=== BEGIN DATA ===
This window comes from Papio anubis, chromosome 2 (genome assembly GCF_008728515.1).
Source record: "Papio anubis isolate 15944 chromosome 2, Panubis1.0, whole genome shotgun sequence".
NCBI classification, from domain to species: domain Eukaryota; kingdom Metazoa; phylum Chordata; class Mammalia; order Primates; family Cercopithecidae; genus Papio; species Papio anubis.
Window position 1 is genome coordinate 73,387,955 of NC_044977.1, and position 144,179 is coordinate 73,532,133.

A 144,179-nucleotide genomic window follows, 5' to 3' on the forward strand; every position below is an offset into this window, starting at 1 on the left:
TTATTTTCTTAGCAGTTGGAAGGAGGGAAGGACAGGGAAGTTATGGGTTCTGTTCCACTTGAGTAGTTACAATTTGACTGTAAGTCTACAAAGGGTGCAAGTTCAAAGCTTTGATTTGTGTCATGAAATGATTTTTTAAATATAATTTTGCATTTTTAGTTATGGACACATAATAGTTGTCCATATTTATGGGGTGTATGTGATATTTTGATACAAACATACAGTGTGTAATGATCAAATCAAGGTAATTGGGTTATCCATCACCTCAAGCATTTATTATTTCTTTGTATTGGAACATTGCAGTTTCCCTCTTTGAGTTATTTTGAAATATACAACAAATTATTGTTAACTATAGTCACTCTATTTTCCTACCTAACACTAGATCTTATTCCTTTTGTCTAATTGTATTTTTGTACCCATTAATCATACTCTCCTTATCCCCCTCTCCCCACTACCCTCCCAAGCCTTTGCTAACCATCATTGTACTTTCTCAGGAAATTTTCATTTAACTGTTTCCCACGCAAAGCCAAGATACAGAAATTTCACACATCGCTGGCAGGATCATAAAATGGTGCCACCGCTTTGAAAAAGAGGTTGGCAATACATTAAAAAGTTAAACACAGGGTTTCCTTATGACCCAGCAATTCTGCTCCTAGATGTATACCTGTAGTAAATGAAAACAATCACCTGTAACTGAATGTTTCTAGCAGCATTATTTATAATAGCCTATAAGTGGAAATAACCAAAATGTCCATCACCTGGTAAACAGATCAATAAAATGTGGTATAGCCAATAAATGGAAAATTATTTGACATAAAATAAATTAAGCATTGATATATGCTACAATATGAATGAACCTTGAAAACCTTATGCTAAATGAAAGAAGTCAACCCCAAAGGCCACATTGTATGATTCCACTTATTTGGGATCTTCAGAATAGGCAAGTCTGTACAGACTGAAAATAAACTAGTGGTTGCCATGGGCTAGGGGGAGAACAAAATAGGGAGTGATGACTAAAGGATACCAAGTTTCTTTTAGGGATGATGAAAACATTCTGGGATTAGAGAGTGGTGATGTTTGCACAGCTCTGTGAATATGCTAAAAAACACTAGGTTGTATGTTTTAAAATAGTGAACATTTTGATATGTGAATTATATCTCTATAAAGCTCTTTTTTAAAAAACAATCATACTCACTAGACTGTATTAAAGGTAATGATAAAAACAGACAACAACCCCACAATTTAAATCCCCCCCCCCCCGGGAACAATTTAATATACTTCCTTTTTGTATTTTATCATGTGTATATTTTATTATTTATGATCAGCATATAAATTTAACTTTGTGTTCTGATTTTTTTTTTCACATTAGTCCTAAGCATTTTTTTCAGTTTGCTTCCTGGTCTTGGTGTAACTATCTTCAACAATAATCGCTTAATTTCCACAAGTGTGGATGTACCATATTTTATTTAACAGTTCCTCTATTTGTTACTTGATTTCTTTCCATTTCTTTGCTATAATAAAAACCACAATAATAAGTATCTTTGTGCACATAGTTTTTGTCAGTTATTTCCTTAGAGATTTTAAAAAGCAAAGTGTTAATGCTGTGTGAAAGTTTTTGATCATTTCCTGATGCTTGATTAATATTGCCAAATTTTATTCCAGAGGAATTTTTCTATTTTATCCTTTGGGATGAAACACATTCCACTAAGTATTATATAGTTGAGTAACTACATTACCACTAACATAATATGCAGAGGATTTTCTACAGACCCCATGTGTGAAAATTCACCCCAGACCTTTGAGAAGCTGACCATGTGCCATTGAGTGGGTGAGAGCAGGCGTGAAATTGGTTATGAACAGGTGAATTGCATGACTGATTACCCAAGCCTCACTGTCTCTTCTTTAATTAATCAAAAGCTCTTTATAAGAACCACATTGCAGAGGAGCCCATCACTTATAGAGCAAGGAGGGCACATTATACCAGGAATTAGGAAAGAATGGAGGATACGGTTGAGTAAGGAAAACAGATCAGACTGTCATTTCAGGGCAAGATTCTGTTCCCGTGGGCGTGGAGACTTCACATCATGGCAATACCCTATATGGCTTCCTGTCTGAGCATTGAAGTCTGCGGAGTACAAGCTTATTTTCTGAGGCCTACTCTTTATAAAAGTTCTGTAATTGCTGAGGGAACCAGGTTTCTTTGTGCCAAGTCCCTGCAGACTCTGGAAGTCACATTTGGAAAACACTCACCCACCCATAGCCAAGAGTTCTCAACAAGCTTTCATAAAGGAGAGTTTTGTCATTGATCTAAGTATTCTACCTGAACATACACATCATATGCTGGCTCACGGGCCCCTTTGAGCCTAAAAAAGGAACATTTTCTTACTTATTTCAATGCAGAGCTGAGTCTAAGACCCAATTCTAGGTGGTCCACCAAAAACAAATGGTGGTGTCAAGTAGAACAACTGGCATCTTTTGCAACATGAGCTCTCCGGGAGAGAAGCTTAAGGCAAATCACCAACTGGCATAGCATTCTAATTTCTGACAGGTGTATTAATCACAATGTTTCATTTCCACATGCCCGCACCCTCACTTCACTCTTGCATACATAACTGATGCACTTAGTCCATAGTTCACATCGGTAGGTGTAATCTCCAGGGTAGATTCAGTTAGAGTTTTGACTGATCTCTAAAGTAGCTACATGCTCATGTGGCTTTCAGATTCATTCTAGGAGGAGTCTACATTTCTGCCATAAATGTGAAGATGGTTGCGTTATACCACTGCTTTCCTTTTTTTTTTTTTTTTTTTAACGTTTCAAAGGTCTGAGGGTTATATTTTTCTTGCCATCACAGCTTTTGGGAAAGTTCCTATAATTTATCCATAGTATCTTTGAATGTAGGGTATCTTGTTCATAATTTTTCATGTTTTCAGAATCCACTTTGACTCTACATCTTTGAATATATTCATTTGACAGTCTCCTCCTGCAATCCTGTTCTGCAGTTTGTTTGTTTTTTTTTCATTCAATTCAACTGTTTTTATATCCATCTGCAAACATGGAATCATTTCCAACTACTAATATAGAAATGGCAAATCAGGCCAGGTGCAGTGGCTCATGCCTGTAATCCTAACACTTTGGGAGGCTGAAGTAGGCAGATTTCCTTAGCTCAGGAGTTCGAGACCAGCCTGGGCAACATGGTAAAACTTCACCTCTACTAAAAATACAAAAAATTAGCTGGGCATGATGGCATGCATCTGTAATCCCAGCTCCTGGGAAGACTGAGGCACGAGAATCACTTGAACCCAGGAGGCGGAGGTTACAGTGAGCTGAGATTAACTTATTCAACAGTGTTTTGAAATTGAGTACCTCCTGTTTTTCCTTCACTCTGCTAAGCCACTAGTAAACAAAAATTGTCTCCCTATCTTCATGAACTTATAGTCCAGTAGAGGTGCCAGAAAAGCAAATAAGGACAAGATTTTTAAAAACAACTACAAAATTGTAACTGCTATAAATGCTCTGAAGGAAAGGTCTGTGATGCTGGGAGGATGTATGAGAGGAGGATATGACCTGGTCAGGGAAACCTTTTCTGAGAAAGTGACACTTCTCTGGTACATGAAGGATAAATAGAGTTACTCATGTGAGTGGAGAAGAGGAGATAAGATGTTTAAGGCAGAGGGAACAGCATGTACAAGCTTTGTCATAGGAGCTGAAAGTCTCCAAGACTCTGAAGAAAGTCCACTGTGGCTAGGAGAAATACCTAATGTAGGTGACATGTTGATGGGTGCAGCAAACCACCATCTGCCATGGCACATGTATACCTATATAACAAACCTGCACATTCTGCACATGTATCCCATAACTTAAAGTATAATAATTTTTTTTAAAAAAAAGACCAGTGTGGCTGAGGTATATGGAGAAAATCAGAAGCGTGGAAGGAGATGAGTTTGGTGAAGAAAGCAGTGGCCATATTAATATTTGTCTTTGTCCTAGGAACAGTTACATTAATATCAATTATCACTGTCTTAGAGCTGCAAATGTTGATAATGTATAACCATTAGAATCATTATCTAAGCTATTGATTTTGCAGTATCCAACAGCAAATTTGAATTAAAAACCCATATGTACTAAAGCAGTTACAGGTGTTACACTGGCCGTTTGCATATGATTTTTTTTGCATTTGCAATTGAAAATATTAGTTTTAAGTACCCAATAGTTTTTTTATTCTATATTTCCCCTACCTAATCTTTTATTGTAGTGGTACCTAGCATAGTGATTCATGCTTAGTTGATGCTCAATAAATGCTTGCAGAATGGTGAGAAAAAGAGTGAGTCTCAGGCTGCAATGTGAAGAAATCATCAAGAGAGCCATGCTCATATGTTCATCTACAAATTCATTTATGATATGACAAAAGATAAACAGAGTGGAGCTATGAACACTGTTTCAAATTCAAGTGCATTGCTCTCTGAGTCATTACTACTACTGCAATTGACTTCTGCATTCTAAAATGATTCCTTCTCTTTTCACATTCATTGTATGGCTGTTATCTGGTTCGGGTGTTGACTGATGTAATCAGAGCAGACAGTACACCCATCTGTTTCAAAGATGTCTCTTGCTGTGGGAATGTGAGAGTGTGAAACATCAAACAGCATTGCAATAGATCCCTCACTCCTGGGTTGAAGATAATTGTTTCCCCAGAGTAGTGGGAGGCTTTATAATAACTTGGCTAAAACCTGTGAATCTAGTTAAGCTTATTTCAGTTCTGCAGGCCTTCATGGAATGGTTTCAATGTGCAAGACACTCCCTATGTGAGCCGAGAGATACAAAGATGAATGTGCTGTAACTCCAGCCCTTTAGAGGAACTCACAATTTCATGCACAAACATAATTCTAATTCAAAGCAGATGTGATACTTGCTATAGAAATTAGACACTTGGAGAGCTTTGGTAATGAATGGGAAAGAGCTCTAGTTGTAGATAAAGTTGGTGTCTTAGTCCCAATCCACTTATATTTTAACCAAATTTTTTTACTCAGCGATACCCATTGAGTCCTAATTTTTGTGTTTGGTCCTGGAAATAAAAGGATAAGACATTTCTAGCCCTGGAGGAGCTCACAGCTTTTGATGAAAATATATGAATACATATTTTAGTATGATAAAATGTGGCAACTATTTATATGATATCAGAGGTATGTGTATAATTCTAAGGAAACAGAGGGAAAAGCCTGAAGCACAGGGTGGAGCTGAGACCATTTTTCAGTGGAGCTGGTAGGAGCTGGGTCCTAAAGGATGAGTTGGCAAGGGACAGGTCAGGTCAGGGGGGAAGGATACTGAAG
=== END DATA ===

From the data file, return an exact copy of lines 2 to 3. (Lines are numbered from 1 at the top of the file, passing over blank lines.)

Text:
Source record: "Papio anubis isolate 15944 chromosome 2, Panubis1.0, whole genome shotgun sequence".
NCBI classification, from domain to species: domain Eukaryota; kingdom Metazoa; phylum Chordata; class Mammalia; order Primates; family Cercopithecidae; genus Papio; species Papio anubis.